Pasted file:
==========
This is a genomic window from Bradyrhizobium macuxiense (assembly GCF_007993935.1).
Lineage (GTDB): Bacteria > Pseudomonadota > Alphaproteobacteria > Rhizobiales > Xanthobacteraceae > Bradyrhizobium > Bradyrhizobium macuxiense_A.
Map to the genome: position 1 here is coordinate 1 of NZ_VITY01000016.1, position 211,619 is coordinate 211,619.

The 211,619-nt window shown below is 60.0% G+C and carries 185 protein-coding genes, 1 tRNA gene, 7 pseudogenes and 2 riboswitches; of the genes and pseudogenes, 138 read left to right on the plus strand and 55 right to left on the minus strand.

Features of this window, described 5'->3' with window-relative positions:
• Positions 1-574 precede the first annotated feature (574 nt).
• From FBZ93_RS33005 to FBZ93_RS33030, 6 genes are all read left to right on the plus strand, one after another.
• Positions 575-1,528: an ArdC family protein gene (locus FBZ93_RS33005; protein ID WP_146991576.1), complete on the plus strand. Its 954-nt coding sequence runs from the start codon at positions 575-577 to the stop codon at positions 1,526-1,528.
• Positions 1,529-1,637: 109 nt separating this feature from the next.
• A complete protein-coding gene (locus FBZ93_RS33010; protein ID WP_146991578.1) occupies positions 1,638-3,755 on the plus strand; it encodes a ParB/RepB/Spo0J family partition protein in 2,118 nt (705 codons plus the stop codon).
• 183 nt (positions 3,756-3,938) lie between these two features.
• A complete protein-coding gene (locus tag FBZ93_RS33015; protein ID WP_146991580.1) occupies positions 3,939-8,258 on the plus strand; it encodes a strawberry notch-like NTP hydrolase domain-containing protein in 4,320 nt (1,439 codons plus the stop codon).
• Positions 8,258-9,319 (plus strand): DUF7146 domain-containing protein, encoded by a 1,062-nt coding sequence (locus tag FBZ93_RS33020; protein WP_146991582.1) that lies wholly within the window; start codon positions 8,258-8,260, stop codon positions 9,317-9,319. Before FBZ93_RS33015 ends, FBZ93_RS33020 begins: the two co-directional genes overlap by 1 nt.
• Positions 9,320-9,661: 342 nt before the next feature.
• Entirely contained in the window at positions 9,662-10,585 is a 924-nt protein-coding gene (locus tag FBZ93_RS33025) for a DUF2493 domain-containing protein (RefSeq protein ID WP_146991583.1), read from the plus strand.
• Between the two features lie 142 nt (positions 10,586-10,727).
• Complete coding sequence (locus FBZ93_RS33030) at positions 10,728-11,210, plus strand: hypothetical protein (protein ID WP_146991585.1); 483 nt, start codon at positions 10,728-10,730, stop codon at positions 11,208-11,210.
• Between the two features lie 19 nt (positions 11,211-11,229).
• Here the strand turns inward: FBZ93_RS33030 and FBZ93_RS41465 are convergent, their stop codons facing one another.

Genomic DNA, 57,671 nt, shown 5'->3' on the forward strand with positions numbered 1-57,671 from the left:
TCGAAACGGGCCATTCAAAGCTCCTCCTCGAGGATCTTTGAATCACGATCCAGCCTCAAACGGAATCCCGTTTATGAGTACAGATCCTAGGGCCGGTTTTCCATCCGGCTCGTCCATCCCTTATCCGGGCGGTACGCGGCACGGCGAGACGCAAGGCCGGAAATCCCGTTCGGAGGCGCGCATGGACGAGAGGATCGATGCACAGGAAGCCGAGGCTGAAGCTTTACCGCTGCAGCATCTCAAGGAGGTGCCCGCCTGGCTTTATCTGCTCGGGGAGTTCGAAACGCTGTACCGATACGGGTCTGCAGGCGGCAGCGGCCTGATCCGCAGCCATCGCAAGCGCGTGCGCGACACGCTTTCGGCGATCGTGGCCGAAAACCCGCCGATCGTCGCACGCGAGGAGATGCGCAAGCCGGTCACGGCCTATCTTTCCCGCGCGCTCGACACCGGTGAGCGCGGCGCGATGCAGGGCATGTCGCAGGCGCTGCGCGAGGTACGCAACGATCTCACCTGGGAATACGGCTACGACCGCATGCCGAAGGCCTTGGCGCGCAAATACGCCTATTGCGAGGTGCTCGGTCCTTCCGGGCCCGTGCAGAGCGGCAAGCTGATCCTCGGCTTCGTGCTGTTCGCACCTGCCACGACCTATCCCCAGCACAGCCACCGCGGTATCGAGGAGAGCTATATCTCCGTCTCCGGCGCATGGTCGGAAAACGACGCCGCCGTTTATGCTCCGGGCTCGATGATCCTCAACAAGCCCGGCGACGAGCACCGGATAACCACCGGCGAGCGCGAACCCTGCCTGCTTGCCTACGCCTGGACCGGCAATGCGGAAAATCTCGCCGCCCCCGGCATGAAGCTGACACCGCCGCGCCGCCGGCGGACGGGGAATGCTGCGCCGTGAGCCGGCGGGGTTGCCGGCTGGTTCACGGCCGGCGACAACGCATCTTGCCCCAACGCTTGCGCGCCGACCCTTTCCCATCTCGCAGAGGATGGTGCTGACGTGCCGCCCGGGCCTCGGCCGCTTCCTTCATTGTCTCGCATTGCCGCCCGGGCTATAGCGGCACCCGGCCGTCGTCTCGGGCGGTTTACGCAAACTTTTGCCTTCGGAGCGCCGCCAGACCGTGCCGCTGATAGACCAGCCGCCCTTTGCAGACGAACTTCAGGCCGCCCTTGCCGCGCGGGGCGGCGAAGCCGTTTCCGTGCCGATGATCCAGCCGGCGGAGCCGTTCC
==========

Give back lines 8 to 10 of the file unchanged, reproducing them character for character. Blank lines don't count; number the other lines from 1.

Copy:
• Positions 575-1,528: an ArdC family protein gene (locus FBZ93_RS33005; protein ID WP_146991576.1), complete on the plus strand. Its 954-nt coding sequence runs from the start codon at positions 575-577 to the stop codon at positions 1,526-1,528.
• Positions 1,529-1,637: 109 nt separating this feature from the next.
• A complete protein-coding gene (locus FBZ93_RS33010; protein ID WP_146991578.1) occupies positions 1,638-3,755 on the plus strand; it encodes a ParB/RepB/Spo0J family partition protein in 2,118 nt (705 codons plus the stop codon).